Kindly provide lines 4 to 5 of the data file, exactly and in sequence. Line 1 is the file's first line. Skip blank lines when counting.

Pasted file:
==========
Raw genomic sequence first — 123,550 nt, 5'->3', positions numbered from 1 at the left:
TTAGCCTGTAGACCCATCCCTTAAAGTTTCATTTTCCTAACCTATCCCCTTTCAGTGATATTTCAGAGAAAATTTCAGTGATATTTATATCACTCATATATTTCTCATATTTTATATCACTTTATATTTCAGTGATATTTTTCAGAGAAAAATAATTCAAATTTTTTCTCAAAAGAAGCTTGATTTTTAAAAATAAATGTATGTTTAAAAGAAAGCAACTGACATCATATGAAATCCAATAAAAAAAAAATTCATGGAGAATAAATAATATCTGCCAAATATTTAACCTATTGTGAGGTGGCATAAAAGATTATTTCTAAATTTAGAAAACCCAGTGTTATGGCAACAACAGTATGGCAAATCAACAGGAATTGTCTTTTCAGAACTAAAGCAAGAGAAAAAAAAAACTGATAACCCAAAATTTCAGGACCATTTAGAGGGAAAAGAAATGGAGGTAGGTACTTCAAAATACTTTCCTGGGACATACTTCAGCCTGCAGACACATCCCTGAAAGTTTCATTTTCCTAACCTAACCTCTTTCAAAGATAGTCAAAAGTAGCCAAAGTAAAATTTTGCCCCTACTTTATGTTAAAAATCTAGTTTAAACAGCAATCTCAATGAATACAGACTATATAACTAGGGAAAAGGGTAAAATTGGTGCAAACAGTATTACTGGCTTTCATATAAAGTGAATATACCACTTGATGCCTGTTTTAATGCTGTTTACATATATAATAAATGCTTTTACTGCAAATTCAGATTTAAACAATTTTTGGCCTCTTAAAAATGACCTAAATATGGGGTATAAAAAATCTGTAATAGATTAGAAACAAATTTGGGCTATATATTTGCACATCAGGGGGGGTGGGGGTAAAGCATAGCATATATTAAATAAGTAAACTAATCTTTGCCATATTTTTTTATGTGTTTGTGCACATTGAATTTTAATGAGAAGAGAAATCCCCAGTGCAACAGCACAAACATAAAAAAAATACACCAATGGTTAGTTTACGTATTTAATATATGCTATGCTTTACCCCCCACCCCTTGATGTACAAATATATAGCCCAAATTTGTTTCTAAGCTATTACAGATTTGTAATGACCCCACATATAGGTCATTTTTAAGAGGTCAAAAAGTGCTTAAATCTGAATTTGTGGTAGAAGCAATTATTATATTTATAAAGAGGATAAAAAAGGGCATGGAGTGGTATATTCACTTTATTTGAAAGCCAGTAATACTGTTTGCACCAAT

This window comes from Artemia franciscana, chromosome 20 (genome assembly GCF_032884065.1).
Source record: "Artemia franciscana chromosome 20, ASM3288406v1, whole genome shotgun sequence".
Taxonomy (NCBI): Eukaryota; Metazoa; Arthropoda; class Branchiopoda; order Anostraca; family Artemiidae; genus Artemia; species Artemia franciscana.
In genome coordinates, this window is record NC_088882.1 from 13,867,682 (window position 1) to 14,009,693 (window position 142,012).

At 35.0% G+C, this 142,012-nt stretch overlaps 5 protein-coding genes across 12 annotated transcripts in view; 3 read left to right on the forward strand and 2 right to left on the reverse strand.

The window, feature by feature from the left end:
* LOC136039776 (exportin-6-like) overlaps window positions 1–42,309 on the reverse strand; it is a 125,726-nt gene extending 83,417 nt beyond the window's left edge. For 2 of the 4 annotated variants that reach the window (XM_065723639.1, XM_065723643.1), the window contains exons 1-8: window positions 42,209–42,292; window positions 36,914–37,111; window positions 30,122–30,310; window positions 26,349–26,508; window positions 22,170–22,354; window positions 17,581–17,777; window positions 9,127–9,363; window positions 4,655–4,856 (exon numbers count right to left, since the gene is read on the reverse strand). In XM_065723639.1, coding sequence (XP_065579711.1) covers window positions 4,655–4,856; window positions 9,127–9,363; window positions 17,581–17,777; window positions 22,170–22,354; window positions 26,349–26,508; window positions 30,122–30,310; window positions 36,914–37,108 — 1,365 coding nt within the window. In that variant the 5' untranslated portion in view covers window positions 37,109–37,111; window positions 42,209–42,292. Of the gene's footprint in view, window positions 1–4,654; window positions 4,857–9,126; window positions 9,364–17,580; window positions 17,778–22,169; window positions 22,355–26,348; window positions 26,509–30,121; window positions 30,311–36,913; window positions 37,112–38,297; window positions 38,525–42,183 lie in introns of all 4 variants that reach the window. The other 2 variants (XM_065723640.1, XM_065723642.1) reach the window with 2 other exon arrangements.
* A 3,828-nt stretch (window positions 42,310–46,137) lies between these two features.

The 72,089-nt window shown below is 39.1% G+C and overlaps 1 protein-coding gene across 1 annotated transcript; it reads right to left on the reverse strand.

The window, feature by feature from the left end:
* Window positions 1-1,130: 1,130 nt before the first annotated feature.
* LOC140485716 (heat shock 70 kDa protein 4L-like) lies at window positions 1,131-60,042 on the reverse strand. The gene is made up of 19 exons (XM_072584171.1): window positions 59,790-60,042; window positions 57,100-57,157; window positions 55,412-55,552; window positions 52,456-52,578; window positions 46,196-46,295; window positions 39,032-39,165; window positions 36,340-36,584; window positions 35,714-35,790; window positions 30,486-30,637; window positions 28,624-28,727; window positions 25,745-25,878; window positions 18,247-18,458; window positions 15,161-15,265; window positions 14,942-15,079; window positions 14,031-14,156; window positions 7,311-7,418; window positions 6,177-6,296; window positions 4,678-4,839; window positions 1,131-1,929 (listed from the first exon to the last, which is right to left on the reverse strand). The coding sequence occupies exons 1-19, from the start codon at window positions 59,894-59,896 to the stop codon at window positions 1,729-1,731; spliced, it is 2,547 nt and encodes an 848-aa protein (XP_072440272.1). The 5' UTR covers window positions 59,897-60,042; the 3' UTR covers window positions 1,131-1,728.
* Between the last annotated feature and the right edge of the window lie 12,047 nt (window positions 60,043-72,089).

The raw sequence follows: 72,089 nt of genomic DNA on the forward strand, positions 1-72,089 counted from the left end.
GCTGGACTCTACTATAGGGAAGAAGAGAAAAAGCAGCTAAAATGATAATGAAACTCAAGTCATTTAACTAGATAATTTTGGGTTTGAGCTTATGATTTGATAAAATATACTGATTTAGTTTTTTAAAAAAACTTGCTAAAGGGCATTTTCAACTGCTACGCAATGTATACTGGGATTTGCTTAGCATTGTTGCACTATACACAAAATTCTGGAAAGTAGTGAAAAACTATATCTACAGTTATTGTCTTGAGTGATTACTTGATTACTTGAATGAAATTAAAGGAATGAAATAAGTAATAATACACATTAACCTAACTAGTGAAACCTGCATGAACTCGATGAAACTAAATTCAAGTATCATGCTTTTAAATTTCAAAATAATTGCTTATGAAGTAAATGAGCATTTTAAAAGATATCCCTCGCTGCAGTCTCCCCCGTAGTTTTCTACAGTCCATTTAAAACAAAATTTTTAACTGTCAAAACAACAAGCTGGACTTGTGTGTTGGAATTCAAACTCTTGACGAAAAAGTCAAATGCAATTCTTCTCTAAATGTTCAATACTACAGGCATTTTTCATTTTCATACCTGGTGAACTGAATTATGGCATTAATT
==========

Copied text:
Source record: "Artemia franciscana chromosome 20, ASM3288406v1, whole genome shotgun sequence".
Taxonomy (NCBI): Eukaryota; Metazoa; Arthropoda; class Branchiopoda; order Anostraca; family Artemiidae; genus Artemia; species Artemia franciscana.